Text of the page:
Robert Millar’s King of the Mountains win, and his fourth overall place in the 1984 Tour de France puts him ahead of any other Scottish (or even British) cyclist, so for those two achievements, he is the #1. But he also has three Tour stage wins to his name, as well a Giro and a Vuelta stage win. He might have won the Vuelta a Espana, had Spanish riders (of different teams) not worked together against him to preventing him retaining his time advantage in the GC.

Millar is known an enigmatic and elusive character. It is the stubborness of this quality (also displayed in several of Scotland’s other top cyclists) which afforded him the single-minded determination to succeed in the sometimes unwelcoming world of European cycling. His achievements and subsequent disappearance are recounted by Richard Moore in his book, In Search of Robert Millar.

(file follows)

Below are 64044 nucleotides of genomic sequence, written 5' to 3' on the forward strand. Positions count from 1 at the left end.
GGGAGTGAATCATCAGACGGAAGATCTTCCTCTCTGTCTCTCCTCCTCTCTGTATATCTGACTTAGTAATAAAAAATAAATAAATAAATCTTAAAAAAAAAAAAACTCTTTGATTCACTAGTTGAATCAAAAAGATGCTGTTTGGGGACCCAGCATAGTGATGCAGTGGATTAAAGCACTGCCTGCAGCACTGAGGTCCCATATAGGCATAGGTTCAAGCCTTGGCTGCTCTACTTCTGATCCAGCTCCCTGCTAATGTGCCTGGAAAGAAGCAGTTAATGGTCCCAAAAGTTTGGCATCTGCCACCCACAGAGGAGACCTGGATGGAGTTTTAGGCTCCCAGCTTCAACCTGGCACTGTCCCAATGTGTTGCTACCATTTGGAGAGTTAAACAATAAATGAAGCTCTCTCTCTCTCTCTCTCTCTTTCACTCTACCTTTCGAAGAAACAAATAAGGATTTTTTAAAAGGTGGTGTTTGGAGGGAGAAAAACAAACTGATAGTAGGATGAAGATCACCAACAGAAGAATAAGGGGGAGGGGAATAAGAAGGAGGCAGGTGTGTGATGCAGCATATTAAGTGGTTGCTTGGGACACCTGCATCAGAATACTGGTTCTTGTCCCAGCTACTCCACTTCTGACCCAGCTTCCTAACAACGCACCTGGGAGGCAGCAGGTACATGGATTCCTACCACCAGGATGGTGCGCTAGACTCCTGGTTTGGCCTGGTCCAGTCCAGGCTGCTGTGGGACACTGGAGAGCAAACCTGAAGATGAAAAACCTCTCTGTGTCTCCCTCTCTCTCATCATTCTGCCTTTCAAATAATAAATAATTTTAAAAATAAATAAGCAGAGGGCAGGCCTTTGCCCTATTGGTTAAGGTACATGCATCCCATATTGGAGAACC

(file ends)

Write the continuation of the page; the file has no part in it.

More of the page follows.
Tour de France
3 stage wins
KOM winner 1984 Tour De France (first time a Briton had won a major Tour classification)
4th overall 1984 Tour De France (highest Tour classification of any British rider, ever)

Giro D’Italia
1 stage win
KOM winner 1987
2nd overall 1987.

Vuelta a Espana
1 stage win.
2nd overall in 1985 and 1986
KOM winner 1987

NOTABLE OTHERS
Evan Oliphant, currently a pro in the british peloton, is going well and can progress further. He was three-time Scottish road race champion riding for Plowman Craven although he has recently switched team to Scottish-based Endura Racing (June 2009).